The Cleveland lodging market has been soft for a number of years but had been moving forward until 2008 and the slumping economy. However, the market is making a strong rebound in 2010. Current projects, such as the Cleveland State University expansion and the Euclid Corridor project, provide support to the city’s hospitality industry while the future developments of the Cleveland casino, Medical Mart, and new convention center will provide the underpinning of future growth. The RevPAR increase realized year-to-date 2010 is encouraging, as the slowly improving national economy and lack of new supply in the market will allow for rate growth. For 2011, hotel operators anticipate ADR growth in addition to continued occupancy improvement.


Unlike the Cleveland market, the Columbus MSA has experienced a number of new hotels within the market. The following table illustrates the 21 properties that entered the market since 2006.

As shown in the above table, 2,576 guest rooms have entered the market. This growth in inventory has occurred at a time when the demand for guest rooms has been declining due to the national and state economic recession. As the economy slowly moves forward, the increase in inventory will need to be absorbed before the market will stabilize. Columbus has a substantial new hotel project underway. A 532-room municipally funded Hilton Convention Center Hotel located directly across the street from the Greater Columbus Convention Center broke ground in July 2010. The $160 million hotel is scheduled to open in the fall of 2012 and will include 48 suites, 30,650 square feet of meeting space, and an adjacent 900-car parking garage. The property will be connected to the convention center via an enclosed overhead walkway. The new property will permit the convention center to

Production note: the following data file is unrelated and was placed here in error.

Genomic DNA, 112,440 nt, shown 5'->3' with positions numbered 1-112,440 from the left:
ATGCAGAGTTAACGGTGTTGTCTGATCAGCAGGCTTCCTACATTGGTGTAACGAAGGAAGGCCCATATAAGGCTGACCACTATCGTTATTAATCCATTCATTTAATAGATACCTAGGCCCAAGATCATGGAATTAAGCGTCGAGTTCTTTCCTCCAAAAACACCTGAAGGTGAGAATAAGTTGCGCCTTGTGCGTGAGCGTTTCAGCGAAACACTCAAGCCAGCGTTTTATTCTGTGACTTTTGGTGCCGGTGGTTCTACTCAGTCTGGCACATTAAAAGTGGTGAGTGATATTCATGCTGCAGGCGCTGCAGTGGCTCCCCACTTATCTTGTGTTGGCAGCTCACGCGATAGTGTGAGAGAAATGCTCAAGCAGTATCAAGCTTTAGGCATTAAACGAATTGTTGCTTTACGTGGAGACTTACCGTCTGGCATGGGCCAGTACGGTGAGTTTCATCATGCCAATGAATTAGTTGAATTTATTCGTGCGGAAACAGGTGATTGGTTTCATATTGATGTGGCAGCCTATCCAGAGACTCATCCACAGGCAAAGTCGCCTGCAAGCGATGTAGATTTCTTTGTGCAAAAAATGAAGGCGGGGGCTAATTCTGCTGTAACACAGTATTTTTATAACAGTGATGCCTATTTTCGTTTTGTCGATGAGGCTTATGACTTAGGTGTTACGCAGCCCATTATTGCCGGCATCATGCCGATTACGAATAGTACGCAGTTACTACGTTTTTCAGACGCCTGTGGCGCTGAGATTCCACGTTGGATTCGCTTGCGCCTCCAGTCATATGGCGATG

attract larger groups looking for a state-of-the-art hotel. The Hilton will also compete with downtown properties for corporate and leisure transient guests.

The Columbus MSA has a number of development projects underway and on the drawing board which will drive demand within the market:

  • As one of the four sites approved in November 2009, Columbus will be the location for one of Ohio’s new casinos. It will be located at the site of the former Delphi Automotive Systems plant near West Broad Street and Georgesville Road on the west side of Columbus. The relocation referendum passed over the objection of downtown hotels and restaurants which viewed the casino as an additional attraction to complement the hospitality oriented Arena District. The Columbus casino will be developed by Penn National Gaming. The casino will include 3,000 slot machines, a poker room, and 85 tables for other games. The facility will also include a steak house, a buffet restaurant, a food court, an entertainment lounge, a sport bar, VIP lounge, and a potential future hotel. Groundbreaking on this $400 million project is expected to occur in late 2010, and the casino is scheduled to open by the end of 2012.
  • The largest convention facility in downtown Columbus is the Greater Columbus Convention Center, with 426,000 square feet of exhibit space and 61 meeting rooms. In January 2010, the Convention Center introduced the new Battelle Grand ballroom, featuring 50,000 square feet of main floor space and a 24,000 square foot mezzanine, making it the largest ballroom in Ohio.